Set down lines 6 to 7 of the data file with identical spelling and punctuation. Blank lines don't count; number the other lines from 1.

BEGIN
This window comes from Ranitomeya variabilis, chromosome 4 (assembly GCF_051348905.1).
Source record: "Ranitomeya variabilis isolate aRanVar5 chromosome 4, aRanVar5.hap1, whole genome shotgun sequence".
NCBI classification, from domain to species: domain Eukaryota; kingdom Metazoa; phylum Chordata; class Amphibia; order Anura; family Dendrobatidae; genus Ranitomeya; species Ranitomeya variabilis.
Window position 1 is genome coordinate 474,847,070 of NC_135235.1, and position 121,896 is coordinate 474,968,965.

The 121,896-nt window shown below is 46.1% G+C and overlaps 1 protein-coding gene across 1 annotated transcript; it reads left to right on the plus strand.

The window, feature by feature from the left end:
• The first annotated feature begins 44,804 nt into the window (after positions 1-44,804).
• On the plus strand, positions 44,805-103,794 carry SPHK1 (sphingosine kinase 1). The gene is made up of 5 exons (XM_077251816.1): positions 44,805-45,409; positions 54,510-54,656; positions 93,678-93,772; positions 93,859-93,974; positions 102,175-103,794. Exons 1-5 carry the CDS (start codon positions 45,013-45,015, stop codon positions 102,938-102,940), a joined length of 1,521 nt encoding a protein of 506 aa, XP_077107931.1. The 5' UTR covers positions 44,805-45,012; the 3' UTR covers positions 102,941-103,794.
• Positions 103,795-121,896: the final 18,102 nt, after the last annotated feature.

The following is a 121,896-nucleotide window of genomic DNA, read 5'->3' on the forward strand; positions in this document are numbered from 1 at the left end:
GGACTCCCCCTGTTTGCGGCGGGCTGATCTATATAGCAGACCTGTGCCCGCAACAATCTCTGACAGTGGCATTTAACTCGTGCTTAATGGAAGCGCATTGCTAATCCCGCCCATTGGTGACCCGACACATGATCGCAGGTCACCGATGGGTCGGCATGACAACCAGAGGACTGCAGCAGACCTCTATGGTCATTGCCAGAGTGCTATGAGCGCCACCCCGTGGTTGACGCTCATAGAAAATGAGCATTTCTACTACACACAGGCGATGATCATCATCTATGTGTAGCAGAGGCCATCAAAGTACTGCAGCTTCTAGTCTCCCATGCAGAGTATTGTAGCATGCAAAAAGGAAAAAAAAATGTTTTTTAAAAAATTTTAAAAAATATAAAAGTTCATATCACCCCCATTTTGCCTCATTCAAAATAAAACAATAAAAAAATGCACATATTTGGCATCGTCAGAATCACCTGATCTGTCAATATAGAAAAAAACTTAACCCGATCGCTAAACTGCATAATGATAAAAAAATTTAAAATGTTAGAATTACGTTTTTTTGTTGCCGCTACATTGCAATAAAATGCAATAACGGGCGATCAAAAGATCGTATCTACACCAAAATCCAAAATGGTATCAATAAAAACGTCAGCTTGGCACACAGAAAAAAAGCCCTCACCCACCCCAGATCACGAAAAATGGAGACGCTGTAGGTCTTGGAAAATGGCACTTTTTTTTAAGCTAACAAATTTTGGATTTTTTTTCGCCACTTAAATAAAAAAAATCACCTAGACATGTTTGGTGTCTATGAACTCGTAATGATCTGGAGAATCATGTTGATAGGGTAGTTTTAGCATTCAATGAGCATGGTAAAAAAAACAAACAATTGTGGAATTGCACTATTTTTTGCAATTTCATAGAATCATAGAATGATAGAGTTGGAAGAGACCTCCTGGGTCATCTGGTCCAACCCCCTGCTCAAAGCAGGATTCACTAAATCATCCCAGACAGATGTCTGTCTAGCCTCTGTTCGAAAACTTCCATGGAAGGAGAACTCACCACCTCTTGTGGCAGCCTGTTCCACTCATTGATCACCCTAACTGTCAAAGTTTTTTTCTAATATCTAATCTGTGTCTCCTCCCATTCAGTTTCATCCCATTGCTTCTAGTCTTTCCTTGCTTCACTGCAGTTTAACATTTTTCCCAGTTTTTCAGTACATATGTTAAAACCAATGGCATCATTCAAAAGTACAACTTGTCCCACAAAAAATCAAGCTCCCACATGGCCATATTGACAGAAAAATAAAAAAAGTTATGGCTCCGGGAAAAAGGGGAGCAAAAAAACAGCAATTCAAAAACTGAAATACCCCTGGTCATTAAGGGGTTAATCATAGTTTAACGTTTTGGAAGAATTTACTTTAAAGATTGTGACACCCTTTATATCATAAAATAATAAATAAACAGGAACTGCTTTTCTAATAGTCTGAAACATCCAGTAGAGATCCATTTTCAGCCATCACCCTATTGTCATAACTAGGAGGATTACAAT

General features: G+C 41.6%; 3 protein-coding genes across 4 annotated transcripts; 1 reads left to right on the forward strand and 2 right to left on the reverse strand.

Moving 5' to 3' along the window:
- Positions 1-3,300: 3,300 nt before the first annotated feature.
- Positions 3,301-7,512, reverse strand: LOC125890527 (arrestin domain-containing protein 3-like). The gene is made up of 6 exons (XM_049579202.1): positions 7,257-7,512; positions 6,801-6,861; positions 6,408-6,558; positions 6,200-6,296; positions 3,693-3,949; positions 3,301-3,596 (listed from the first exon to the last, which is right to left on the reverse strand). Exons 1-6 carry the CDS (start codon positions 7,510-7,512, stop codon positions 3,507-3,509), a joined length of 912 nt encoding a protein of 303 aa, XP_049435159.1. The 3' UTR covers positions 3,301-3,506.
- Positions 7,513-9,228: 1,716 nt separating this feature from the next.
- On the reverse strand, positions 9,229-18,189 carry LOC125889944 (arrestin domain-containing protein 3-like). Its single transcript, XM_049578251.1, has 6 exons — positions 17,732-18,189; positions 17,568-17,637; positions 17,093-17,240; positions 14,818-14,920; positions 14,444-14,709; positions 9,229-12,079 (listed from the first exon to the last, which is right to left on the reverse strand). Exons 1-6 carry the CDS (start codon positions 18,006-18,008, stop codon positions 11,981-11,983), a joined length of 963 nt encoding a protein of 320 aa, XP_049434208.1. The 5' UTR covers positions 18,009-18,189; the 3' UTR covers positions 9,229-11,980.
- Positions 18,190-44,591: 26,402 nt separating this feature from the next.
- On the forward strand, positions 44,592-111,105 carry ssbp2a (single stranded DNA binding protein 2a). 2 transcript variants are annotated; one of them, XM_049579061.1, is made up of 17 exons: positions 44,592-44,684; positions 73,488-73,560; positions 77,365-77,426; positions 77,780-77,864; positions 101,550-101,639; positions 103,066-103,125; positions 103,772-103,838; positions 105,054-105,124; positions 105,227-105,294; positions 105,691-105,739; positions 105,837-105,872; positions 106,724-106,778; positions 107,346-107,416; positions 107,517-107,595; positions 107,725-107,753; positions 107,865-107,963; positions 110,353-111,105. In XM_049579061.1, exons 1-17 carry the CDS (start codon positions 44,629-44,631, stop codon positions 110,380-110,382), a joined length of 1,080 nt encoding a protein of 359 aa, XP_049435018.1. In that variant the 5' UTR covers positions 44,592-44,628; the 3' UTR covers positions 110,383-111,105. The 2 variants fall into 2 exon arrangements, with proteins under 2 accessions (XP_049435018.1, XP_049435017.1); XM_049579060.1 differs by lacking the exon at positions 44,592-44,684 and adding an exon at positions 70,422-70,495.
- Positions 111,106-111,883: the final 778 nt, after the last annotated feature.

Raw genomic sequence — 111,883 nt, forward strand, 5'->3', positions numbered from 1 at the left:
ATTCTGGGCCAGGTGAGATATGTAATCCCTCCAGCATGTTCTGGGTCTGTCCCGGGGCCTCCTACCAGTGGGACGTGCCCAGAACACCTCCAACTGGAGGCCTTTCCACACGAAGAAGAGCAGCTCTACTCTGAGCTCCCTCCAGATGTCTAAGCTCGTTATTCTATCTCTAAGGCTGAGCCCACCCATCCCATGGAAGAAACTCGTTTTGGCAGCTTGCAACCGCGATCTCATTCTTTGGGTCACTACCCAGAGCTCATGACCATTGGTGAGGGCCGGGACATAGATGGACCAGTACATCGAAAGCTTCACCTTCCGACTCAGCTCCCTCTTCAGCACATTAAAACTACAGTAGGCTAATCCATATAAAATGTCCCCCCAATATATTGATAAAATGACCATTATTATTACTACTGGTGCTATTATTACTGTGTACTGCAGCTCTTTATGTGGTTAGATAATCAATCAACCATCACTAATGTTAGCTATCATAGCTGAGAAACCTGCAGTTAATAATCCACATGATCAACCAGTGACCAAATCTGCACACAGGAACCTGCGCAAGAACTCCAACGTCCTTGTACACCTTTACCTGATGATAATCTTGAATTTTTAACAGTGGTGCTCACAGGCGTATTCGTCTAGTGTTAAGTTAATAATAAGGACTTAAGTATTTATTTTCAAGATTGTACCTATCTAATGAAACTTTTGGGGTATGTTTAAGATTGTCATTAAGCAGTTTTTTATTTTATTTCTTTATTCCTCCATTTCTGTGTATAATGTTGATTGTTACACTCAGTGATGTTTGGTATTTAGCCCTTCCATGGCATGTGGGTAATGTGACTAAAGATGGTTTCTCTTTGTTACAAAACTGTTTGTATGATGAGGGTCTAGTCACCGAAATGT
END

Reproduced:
The window, feature by feature from the left end:
• The first annotated feature begins 44,804 nt into the window (after positions 1-44,804).